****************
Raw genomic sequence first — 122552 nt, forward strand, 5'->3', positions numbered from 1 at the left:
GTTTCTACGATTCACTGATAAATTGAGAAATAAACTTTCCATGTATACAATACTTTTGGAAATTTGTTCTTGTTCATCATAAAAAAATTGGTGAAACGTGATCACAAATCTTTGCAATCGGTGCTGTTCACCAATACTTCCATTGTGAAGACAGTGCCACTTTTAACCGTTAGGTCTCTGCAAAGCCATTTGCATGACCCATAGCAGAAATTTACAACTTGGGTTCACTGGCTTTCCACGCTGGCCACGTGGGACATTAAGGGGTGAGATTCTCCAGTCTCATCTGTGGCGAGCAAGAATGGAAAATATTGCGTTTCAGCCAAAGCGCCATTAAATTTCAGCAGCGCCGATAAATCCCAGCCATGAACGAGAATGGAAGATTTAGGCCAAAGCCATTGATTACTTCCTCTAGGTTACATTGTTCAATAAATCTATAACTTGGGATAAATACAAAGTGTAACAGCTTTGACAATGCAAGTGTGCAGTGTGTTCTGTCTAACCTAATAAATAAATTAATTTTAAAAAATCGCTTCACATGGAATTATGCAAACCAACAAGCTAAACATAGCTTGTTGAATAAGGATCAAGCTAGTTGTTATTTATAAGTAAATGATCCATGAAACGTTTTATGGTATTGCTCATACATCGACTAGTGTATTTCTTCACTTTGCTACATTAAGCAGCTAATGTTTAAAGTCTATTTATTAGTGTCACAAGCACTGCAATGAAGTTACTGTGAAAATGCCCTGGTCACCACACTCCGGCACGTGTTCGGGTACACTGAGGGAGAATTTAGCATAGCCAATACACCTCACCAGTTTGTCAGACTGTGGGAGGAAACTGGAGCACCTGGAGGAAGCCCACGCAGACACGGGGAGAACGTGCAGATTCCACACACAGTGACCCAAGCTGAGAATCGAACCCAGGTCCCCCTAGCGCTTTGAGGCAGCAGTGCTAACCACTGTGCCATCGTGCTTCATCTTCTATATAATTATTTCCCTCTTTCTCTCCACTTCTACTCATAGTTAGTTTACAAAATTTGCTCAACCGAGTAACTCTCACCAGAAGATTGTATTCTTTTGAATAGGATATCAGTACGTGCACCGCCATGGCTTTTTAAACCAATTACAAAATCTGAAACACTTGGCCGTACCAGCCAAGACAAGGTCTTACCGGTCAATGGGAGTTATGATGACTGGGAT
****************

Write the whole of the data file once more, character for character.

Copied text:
Raw genomic sequence first — 122552 nt, forward strand, 5'->3', positions numbered from 1 at the left:
GTTTCTACGATTCACTGATAAATTGAGAAATAAACTTTCCATGTATACAATACTTTTGGAAATTTGTTCTTGTTCATCATAAAAAAATTGGTGAAACGTGATCACAAATCTTTGCAATCGGTGCTGTTCACCAATACTTCCATTGTGAAGACAGTGCCACTTTTAACCGTTAGGTCTCTGCAAAGCCATTTGCATGACCCATAGCAGAAATTTACAACTTGGGTTCACTGGCTTTCCACGCTGGCCACGTGGGACATTAAGGGGTGAGATTCTCCAGTCTCATCTGTGGCGAGCAAGAATGGAAAATATTGCGTTTCAGCCAAAGCGCCATTAAATTTCAGCAGCGCCGATAAATCCCAGCCATGAACGAGAATGGAAGATTTAGGCCAAAGCCATTGATTACTTCCTCTAGGTTACATTGTTCAATAAATCTATAACTTGGGATAAATACAAAGTGTAACAGCTTTGACAATGCAAGTGTGCAGTGTGTTCTGTCTAACCTAATAAATAAATTAATTTTAAAAAATCGCTTCACATGGAATTATGCAAACCAACAAGCTAAACATAGCTTGTTGAATAAGGATCAAGCTAGTTGTTATTTATAAGTAAATGATCCATGAAACGTTTTATGGTATTGCTCATACATCGACTAGTGTATTTCTTCACTTTGCTACATTAAGCAGCTAATGTTTAAAGTCTATTTATTAGTGTCACAAGCACTGCAATGAAGTTACTGTGAAAATGCCCTGGTCACCACACTCCGGCACGTGTTCGGGTACACTGAGGGAGAATTTAGCATAGCCAATACACCTCACCAGTTTGTCAGACTGTGGGAGGAAACTGGAGCACCTGGAGGAAGCCCACGCAGACACGGGGAGAACGTGCAGATTCCACACACAGTGACCCAAGCTGAGAATCGAACCCAGGTCCCCCTAGCGCTTTGAGGCAGCAGTGCTAACCACTGTGCCATCGTGCTTCATCTTCTATATAATTATTTCCCTCTTTCTCTCCACTTCTACTCATAGTTAGTTTACAAAATTTGCTCAACCGAGTAACTCTCACCAGAAGATTGTATTCTTTTGAATAGGATATCAGTACGTGCACCGCCATGGCTTTTTAAACCAATTACAAAATCTGAAACACTTGGCCGTACCAGCCAAGACAAGGTCTTACCGGTCAATGGGAGTTATGATGACTGGGAT